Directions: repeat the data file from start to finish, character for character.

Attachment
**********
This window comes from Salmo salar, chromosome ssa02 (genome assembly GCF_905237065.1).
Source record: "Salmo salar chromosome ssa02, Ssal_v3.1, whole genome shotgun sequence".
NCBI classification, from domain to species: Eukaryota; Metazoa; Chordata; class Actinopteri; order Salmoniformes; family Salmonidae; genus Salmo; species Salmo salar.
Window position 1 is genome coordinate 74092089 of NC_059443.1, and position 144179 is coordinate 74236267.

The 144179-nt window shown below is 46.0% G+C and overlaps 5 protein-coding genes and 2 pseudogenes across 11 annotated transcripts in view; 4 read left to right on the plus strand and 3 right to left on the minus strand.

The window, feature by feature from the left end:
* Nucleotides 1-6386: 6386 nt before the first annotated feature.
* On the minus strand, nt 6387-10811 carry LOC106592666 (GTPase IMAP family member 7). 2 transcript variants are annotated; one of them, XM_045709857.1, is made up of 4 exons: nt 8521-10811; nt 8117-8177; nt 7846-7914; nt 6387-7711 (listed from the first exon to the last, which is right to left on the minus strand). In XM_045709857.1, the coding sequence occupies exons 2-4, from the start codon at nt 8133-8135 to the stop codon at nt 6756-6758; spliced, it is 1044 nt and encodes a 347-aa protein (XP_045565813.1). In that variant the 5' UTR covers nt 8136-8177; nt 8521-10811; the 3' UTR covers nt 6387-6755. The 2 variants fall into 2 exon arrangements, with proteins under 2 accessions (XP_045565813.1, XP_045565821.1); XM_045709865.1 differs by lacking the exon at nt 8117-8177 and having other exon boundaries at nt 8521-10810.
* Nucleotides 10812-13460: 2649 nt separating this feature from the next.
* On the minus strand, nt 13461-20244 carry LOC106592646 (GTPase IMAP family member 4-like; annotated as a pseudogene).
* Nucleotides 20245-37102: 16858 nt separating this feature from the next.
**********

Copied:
This window comes from Salmo salar, chromosome ssa02 (genome assembly GCF_905237065.1).
Source record: "Salmo salar chromosome ssa02, Ssal_v3.1, whole genome shotgun sequence".
NCBI classification, from domain to species: Eukaryota; Metazoa; Chordata; class Actinopteri; order Salmoniformes; family Salmonidae; genus Salmo; species Salmo salar.
Window position 1 is genome coordinate 74092089 of NC_059443.1, and position 144179 is coordinate 74236267.

The 144179-nt window shown below is 46.0% G+C and overlaps 5 protein-coding genes and 2 pseudogenes across 11 annotated transcripts in view; 4 read left to right on the plus strand and 3 right to left on the minus strand.

The window, feature by feature from the left end:
* Nucleotides 1-6386: 6386 nt before the first annotated feature.
* On the minus strand, nt 6387-10811 carry LOC106592666 (GTPase IMAP family member 7). 2 transcript variants are annotated; one of them, XM_045709857.1, is made up of 4 exons: nt 8521-10811; nt 8117-8177; nt 7846-7914; nt 6387-7711 (listed from the first exon to the last, which is right to left on the minus strand). In XM_045709857.1, the coding sequence occupies exons 2-4, from the start codon at nt 8133-8135 to the stop codon at nt 6756-6758; spliced, it is 1044 nt and encodes a 347-aa protein (XP_045565813.1). In that variant the 5' UTR covers nt 8136-8177; nt 8521-10811; the 3' UTR covers nt 6387-6755. The 2 variants fall into 2 exon arrangements, with proteins under 2 accessions (XP_045565813.1, XP_045565821.1); XM_045709865.1 differs by lacking the exon at nt 8117-8177 and having other exon boundaries at nt 8521-10810.
* Nucleotides 10812-13460: 2649 nt separating this feature from the next.
* On the minus strand, nt 13461-20244 carry LOC106592646 (GTPase IMAP family member 4-like; annotated as a pseudogene).
* Nucleotides 20245-37102: 16858 nt separating this feature from the next.